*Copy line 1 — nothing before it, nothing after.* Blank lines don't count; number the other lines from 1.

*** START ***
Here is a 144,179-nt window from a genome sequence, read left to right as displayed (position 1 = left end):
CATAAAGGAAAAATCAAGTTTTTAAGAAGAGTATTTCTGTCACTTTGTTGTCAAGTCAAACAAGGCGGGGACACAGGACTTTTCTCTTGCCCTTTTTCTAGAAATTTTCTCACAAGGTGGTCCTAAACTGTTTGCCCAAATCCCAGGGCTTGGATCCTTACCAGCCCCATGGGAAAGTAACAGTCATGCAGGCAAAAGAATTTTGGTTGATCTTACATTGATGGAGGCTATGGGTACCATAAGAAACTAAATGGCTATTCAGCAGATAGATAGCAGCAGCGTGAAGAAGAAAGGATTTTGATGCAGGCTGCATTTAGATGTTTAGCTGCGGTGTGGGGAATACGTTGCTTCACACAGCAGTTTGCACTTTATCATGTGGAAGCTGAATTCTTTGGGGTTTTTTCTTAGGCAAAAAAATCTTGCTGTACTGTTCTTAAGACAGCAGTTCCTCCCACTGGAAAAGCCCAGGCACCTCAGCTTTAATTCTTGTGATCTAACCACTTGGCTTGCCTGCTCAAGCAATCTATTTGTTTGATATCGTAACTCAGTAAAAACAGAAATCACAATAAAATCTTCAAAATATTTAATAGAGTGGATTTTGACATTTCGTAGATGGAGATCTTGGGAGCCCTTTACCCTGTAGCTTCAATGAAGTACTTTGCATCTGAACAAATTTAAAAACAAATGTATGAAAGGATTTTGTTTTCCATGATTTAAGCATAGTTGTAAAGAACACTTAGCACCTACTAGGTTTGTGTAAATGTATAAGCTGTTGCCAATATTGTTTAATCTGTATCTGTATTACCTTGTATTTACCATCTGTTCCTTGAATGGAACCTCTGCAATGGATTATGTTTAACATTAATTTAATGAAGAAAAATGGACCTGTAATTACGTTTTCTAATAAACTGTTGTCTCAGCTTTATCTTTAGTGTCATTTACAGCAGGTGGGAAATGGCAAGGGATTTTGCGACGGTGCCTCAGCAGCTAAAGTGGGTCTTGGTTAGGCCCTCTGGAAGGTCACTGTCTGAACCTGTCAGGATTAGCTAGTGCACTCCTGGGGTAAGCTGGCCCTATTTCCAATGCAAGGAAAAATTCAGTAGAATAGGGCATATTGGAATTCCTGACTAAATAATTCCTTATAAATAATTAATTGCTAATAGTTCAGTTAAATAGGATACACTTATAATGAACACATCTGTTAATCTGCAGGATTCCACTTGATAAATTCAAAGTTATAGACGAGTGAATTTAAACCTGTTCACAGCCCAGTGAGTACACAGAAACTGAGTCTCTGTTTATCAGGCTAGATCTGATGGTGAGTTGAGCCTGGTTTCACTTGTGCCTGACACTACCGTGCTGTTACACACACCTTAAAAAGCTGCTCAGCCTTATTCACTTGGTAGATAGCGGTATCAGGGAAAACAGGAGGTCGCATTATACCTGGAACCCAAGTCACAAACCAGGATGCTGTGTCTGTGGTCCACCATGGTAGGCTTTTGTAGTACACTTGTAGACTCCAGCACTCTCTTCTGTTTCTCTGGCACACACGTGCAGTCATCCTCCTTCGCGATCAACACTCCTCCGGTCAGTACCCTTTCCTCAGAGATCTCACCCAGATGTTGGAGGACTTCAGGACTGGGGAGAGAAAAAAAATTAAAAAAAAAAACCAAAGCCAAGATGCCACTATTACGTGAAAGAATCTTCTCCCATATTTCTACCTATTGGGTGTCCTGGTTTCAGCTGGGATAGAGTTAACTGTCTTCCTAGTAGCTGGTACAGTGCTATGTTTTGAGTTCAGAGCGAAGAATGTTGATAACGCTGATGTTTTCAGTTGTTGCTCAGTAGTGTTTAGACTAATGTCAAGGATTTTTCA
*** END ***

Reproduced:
Here is a 144,179-nt window from a genome sequence, read left to right as displayed (position 1 = left end):